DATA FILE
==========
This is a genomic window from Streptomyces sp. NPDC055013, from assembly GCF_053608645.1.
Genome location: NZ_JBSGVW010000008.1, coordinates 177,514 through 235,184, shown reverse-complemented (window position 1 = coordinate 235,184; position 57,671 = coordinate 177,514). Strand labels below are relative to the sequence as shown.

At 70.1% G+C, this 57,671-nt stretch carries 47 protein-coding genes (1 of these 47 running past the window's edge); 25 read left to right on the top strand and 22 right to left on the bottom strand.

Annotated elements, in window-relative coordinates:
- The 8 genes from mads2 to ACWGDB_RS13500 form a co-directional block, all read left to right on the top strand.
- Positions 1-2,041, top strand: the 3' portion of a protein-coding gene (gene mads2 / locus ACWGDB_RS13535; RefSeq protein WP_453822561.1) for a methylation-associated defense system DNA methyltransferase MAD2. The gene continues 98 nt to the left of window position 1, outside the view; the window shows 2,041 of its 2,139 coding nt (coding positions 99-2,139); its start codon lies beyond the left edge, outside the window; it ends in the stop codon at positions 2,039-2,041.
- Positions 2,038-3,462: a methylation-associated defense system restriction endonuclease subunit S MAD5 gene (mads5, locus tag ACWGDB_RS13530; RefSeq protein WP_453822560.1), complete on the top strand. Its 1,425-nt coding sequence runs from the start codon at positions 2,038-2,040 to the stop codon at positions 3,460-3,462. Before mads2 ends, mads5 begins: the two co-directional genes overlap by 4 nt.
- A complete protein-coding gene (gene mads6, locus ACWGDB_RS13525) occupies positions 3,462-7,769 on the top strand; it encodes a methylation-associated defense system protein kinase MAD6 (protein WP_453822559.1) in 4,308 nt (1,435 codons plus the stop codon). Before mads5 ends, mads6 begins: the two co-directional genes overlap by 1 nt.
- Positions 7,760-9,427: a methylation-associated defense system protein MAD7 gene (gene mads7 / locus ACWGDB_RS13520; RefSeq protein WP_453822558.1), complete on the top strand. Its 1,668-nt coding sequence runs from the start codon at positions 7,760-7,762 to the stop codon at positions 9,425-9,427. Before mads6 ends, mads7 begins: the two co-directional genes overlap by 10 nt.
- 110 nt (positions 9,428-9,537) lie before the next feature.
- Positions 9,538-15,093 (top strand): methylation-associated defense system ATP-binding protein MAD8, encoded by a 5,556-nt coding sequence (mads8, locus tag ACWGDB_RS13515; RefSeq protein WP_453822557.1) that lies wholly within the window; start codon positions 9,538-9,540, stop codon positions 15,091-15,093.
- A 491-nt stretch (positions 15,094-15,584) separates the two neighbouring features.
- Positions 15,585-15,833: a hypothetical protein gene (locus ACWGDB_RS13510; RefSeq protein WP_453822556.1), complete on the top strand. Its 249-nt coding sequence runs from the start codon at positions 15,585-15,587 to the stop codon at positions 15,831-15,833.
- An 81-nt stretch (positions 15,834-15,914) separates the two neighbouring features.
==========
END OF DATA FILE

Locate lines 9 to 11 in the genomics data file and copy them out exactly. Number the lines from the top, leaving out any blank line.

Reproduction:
- Positions 7,760-9,427: a methylation-associated defense system protein MAD7 gene (gene mads7 / locus ACWGDB_RS13520; RefSeq protein WP_453822558.1), complete on the top strand. Its 1,668-nt coding sequence runs from the start codon at positions 7,760-7,762 to the stop codon at positions 9,425-9,427. Before mads6 ends, mads7 begins: the two co-directional genes overlap by 10 nt.
- 110 nt (positions 9,428-9,537) lie before the next feature.
- Positions 9,538-15,093 (top strand): methylation-associated defense system ATP-binding protein MAD8, encoded by a 5,556-nt coding sequence (mads8, locus tag ACWGDB_RS13515; RefSeq protein WP_453822557.1) that lies wholly within the window; start codon positions 9,538-9,540, stop codon positions 15,091-15,093.